How to Make a Motion During a Board Meeting (Step-by-Step)

  • By: Josh Palmer
  • December 5, 2023
How to Make a Motion During a Board Meeting
Reading Time: 3 minutes

Making a motion is one of the most essential elements of board meeting procedure. It’s at the center of Robert’s Rules of Order, which are used to govern board meetings, directing the polite and orderly way that decisions are proposed, debated, voted on, and concluded. 

Each motion presents a matter to be discussed, and the handling of motions is how a board of directors operates. Read on to learn the proper steps for making a motion during a board meeting. 

What is a Motion?

A motion is a proposal that the board will vote on. It can be something as simple as approving the minutes from the last meeting to something as important as appointing or removing a board member

Many motions are accepted with a quick and unanimous vote, such as approving meeting minutes, while others spur extensive discussions, get assigned to committees, or serve only to introduce a concept that will not become acted upon for months.

A motion can be proposed by any member of the board, and it must be seconded or acknowledged in order to move forward. If the motion is seconded or acknowledged, the board will discuss the motion, typically with each board member speaking once to voice their opinion on the motion. If there’s no discussion required, or when all the discussion is complete, the board votes on the motion.

A motion can also be postponed if discussions are taking too long or if not enough information is available for board members to make an informed decision.

By making formal motions and subsequent votes, the board adheres to governance procedures and compliance requirements. This ensures decisions are made in accordance with the organization’s bylaws, policies, and legal obligations.

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How to Make a Motion During a Board Meeting

There’s a simple and well-established process to introduce, discuss, and vote on motions. This process was defined in Robert’s Rules of Order and has been used as the standard since the rules were originally penned in 1876.

1. Recognition

The first step is to be recognized. This usually means waiting until no one else has the floor. Then, you will stand, raise your hand, or use an established procedure to get the attention of the chair. Once the board chair recognizes you, you have the floor to present your motion.

2. State the Motion

Next, state your motion clearly and concisely. Provide as much information as is required for board members to discuss the motion. Connect the motion to an agenda item or ensure it addresses an issue pertinent to the board’s responsibilities or the organization’s goals.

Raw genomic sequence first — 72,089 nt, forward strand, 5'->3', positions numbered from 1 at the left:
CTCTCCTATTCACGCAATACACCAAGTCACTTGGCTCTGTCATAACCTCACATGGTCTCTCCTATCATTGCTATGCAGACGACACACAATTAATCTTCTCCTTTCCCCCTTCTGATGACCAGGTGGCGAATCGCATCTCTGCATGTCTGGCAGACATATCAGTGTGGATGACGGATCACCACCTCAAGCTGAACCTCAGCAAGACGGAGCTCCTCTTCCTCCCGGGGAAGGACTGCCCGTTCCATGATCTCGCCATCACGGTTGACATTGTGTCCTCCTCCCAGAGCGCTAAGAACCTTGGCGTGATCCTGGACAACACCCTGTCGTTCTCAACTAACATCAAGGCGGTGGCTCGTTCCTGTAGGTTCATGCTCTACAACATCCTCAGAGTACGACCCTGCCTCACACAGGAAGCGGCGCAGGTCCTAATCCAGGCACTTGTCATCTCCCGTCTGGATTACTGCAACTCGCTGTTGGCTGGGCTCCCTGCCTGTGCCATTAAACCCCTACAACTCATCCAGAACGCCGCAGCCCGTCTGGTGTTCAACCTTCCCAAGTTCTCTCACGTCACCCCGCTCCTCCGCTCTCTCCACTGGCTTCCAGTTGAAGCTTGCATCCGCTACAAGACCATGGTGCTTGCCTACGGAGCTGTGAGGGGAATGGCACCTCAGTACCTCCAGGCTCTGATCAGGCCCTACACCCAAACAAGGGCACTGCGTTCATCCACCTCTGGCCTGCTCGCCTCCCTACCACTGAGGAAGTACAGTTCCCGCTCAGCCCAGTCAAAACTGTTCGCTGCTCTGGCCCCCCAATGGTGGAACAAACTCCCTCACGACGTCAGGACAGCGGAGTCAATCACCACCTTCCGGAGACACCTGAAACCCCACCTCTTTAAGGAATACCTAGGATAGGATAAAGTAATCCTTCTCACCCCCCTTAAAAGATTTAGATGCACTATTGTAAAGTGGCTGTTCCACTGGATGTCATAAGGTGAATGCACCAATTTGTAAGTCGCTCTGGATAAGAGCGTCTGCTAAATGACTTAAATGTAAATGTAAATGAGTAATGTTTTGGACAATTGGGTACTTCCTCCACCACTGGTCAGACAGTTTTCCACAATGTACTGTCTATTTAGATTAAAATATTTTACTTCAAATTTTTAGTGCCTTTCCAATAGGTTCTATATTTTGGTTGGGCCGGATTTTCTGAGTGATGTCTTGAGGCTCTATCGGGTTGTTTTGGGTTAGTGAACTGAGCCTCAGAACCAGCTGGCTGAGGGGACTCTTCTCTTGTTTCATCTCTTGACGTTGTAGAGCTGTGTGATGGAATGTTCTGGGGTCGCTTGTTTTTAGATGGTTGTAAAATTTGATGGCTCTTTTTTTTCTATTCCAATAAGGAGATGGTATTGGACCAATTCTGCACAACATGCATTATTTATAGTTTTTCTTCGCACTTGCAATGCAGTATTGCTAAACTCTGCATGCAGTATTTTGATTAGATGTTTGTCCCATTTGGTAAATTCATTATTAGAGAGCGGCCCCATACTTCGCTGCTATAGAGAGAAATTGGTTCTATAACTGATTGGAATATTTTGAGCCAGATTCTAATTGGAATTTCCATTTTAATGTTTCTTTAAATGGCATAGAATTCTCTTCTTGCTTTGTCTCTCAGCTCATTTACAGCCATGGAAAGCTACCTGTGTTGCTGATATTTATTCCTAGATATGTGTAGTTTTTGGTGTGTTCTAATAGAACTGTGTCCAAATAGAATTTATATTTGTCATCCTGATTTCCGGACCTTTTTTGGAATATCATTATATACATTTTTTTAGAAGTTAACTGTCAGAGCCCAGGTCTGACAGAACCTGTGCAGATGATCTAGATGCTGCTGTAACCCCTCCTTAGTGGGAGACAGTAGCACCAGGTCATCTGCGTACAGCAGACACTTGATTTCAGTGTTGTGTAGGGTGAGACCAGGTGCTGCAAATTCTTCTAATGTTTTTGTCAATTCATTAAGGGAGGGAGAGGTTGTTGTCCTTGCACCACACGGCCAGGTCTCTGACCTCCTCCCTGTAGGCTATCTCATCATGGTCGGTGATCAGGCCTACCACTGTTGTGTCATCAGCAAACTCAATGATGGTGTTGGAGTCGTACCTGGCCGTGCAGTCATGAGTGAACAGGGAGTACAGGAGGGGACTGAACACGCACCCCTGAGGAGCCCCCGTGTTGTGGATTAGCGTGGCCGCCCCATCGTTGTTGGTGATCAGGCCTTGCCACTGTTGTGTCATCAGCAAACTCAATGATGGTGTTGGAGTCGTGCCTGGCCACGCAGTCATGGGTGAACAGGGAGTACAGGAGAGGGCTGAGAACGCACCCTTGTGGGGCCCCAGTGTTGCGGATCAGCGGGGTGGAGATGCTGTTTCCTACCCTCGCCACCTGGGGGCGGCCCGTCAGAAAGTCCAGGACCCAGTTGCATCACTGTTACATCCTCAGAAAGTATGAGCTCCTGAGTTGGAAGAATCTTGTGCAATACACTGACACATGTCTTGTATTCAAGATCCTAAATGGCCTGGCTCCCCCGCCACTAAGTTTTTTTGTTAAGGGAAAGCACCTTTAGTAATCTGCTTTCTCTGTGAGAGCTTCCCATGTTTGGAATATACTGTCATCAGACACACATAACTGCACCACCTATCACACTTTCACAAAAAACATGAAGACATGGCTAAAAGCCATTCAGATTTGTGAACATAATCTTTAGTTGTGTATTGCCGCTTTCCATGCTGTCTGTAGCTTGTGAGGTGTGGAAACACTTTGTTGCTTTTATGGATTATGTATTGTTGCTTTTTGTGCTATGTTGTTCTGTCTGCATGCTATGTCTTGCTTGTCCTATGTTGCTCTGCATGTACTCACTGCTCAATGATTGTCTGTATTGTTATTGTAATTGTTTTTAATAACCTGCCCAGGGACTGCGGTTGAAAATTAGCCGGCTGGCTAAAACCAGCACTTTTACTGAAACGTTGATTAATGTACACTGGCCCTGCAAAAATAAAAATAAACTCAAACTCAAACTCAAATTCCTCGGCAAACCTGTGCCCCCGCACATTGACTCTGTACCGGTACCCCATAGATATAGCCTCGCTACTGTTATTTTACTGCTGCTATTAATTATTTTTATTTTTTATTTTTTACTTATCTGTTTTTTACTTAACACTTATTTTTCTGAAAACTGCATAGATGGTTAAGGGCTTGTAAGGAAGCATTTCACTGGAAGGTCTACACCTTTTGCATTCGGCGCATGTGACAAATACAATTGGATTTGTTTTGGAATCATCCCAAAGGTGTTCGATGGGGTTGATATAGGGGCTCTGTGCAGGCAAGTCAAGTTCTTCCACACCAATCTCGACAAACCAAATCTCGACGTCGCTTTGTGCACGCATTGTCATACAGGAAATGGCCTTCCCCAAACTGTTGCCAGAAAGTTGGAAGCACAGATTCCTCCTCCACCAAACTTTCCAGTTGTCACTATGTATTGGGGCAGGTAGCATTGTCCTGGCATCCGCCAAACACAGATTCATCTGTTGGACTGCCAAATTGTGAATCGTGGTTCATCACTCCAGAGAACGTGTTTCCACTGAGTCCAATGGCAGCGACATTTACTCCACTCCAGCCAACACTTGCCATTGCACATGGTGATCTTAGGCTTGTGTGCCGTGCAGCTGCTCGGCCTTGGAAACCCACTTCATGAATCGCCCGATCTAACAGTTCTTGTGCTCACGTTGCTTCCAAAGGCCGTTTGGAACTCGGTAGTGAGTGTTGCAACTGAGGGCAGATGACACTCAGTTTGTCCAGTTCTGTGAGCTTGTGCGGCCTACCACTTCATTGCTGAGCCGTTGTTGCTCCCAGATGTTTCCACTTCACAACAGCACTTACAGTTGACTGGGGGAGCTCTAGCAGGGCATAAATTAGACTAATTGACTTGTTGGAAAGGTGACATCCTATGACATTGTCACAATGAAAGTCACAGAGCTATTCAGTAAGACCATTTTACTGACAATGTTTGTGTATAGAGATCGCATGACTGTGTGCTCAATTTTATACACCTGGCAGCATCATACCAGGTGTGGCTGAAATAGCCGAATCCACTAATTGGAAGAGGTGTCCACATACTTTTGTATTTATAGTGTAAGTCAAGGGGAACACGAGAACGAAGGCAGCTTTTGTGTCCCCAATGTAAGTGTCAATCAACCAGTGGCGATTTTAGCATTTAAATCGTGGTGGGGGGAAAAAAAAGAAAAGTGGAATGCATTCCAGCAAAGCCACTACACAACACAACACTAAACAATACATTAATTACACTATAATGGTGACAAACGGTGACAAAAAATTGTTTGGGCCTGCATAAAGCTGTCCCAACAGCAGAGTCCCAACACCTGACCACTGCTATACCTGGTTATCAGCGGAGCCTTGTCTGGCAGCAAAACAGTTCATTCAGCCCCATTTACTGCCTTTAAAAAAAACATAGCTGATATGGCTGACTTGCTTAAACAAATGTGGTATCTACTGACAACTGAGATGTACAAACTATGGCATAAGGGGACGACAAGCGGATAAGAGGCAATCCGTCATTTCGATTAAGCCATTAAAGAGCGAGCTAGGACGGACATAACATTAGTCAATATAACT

3. Second the Motion

In order for your motion to move forward, someone else will need to second the motion. Any other voting member of the board can choose to second a motion. This represents them agreeing the matter should be discussed and voted on at the present time.

In some cases, the chair may acknowledge your motion personally, which allows the motion to move forward.

4. Debate and Discuss

The fourth stage is debate and discussion. During this phase, each board member has an opportunity to discuss the matter, weighing the pros and cons of a positive or negative vote. Board members also have the opportunity to propose changes to a motion.

Traditionally, each board member speaks once regarding a motion, but open discussion may also be permitted. There are generally three options for what will happen to your motion at this point. It may be tabled or postponed for later, sent to a committee for further investigation, or moved to a vote.

5. Vote

During the voting stage, each board member will submit a single vote for (aye) or against (nay) the motion. In some cases, changes to a motion will be voted on first. 

If the ayes outnumber the nays, then your motion will be approved and the action you proposed will become an official board decision. If the nays outnumber, then your motion is rejected. But if you’re driven to see your motion through, you may revise and propose it again at a later date.

OnBoard Increases Board Effectiveness

Proposing a motion is at the heart of how a governing board works. Every matter discussed starts as a motion, and every board member has the right to propose motions. All you need to introduce a motion is a clear and concise idea of what you want to discuss or decide upon.

Whether preparing the meeting agenda or assigning follow-up tasks, OnBoard offers everything you need to conduct board business. Its robust features include minutes builder to effortlessly take meeting notes, Zoom integration to allow for remote work, and of course, a seamless platform for directors and leadership to conduct votes and make high-impact decisions from any device.

Get started by exploring OnBoard’s free Board Meeting Minutes Template, then begin streamlining your board meetings with the help of OnBoard.

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About The Author

Josh Palmer
Josh Palmer
Josh Palmer serves as OnBoard's Head of Content. An experienced content creator, his previous roles have spanned numerous industries including B2C and B2B home improvement, healthcare, and software-as-a-service (SaaS). An Indianapolis native and graduate of Indiana University, Palmer currently resides in Fishers, Ind.